Lehigh University
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Honorary degree recipients named

On May 18, 2009, Lehigh University will confer honorary doctorates on three individuals in recognition of lifetime achievement.

Jeffrey Sachs, a world-renowned economist, prolific author, educator and advisor to world governments and international organizations on economic and social issues, will speak to graduating students and others at Lehigh’s 141st commencement ceremony and will join two other noted scholars in receiving honorary degrees from the university. At that ceremony, Sachs will receive an honorary Doctor of Humane Letters degree.

Other honorary degree recipients are Shing-Tung Yau, a Chinese-American mathematician who works in differential geometry and is involved in the theory of Calabi-Yau manifolds, and Wendy Doniger, an American scholar of the history of religion who is an author, translator and editor of nearly 30 books.

Doniger will also deliver the address at the 2009 baccalaureate ceremony at 4 p.m. Sunday, May 17, in Packer Memorial Church. She will speak on "The Garden and the Lotus Pond: Christian and Buddhist Parables of Education."

Yau will receive an honorary Doctor of Science degree and Doniger will receive an honorary Doctor of Humane Letters degree.

David Anastasio, professor of earth and environmental sciences and chair of the Faculty Honorary Degree Committee, said he was impressed with the accomplishments of this year’s recipients. The honorees were selected from a list of candidates suggested by current Lehigh undergraduate and graduate students, Lehigh faculty and alumni.

“Each has led a life of integrity, intelligence, and distinction. Their participation in the commencement ceremony will provide role models for the men and women who are about to receive Lehigh University degrees,” said Anastasio, who added that each of the 2009 honorary degree recipients had the unanimous support of the faculty honorary degree committee and have been approved by President Gast and the Board of Trustees.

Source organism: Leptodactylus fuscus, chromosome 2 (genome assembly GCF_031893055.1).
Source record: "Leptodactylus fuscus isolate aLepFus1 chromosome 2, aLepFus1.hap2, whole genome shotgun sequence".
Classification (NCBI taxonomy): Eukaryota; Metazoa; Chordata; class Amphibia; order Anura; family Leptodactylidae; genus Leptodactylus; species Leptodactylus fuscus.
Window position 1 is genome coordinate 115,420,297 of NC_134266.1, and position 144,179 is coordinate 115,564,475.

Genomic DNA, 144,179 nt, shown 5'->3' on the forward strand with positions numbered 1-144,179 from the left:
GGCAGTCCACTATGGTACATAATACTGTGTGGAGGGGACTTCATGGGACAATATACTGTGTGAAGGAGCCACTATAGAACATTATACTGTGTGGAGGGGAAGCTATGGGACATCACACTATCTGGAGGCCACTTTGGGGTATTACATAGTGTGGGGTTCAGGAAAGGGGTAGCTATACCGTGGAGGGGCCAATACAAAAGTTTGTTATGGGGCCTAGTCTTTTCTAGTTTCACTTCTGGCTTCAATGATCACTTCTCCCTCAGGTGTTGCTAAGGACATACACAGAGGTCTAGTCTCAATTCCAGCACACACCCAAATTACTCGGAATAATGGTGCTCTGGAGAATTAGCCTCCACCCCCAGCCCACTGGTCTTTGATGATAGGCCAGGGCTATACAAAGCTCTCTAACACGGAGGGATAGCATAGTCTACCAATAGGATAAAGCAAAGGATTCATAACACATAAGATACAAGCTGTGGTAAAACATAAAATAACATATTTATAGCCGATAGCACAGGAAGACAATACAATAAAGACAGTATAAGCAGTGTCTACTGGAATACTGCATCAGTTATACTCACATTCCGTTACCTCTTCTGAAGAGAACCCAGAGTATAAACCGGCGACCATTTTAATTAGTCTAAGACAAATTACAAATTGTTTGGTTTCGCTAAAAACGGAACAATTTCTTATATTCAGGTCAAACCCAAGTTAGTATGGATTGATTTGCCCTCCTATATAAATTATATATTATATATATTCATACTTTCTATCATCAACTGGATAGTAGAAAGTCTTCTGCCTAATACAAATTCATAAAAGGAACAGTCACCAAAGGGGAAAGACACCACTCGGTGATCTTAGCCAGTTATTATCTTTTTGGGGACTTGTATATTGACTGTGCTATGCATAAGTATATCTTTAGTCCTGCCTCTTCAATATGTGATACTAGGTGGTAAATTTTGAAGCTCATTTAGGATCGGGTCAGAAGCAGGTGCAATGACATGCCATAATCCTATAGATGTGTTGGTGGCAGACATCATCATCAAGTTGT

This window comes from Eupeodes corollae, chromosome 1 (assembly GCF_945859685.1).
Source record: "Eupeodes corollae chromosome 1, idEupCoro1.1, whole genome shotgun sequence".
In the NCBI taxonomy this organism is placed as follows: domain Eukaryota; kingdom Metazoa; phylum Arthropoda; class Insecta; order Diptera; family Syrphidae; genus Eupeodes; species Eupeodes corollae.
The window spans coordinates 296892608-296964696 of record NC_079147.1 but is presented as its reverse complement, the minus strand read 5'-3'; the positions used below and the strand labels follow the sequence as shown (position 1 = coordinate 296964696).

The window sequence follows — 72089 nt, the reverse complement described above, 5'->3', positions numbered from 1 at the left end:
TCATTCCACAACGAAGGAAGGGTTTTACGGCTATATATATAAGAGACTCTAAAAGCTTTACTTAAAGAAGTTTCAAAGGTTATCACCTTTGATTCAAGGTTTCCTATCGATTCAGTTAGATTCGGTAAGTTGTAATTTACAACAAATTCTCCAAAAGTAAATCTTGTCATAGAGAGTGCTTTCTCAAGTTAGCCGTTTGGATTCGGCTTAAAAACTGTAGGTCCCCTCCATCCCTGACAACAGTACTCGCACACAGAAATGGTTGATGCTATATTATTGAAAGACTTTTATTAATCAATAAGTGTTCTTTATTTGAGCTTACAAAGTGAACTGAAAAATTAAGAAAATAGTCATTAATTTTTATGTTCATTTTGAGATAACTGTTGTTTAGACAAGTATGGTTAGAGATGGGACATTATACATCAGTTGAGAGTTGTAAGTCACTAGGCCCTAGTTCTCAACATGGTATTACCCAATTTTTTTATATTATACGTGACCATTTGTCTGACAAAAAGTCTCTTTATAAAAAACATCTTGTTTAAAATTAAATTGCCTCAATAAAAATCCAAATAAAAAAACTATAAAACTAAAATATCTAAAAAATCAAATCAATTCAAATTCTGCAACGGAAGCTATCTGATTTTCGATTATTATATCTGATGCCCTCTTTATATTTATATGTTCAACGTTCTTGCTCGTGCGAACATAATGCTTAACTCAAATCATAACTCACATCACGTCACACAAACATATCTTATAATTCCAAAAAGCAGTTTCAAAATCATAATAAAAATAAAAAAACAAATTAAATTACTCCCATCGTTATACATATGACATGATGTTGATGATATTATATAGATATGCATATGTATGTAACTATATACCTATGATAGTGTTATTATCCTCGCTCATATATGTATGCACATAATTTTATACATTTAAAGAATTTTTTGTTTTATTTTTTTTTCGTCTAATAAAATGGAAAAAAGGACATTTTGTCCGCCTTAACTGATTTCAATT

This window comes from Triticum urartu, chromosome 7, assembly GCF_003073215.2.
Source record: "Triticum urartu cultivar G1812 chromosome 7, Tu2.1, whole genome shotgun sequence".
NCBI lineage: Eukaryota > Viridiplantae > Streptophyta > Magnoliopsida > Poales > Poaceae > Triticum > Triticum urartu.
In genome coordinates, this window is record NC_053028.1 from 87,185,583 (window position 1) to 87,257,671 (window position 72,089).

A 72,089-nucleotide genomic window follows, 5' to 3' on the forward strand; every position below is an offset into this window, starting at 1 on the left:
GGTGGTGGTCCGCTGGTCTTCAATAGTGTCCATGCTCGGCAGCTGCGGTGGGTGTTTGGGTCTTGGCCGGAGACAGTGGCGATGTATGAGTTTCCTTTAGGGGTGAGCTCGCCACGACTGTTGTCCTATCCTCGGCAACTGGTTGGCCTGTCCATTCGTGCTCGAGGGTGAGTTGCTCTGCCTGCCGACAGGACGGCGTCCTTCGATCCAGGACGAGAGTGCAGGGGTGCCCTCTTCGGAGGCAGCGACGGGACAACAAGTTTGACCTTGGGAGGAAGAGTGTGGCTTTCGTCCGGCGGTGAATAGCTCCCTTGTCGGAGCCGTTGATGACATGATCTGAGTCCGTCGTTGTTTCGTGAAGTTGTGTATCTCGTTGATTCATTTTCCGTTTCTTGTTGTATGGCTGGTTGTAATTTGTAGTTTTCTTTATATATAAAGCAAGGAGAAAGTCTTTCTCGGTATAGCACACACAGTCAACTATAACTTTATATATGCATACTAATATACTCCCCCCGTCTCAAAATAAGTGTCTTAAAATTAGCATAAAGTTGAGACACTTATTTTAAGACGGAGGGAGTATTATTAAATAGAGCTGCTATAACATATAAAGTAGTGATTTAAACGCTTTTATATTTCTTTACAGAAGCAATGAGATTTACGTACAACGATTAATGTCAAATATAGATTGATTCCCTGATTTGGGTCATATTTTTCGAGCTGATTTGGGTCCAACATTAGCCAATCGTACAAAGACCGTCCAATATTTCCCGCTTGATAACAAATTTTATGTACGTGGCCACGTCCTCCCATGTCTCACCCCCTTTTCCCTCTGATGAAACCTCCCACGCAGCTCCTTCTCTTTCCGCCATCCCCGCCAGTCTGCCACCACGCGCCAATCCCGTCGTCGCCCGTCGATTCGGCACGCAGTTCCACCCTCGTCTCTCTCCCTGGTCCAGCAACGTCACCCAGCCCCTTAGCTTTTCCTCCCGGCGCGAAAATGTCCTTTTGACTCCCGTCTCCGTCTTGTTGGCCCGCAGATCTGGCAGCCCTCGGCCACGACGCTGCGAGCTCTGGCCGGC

“An energetic educator”



Shing-Tung Yau

Yau, a professor and chair of mathematics at Harvard University, was nominated by Chao Xu, a graduate student at Lehigh, who cited his prestigious international reputation, as well as his strong connection with the geometry and topology group at Lehigh.

“His revolutionary use of the methods of partial differential equations in the area of differential geometry has played a fundamental role in modern geometry,” said Xu. “Dr. Yau is an energetic educator. He has advised more than 50 PhD students, with many of them receiving professorships around the world, including Dr. Huai-Dong Cao, A. Everett Pitcher Professor of Mathematics at Lehigh University. “

Xu also noted that Yau’s book, co-authored with Richard M. Schoen, Lectures on Differential Geometry, is a popular text for students in the field of differential geometry and geometric analysis.

“Dr. Yau has devoted much of his time to the development of mathematics in China,” said Xu. “He is the founder of two prestigious mathematical institutes: Morningside Center of Mathematics in Beijing and Center of Mathematical Science in Zhejiang University.”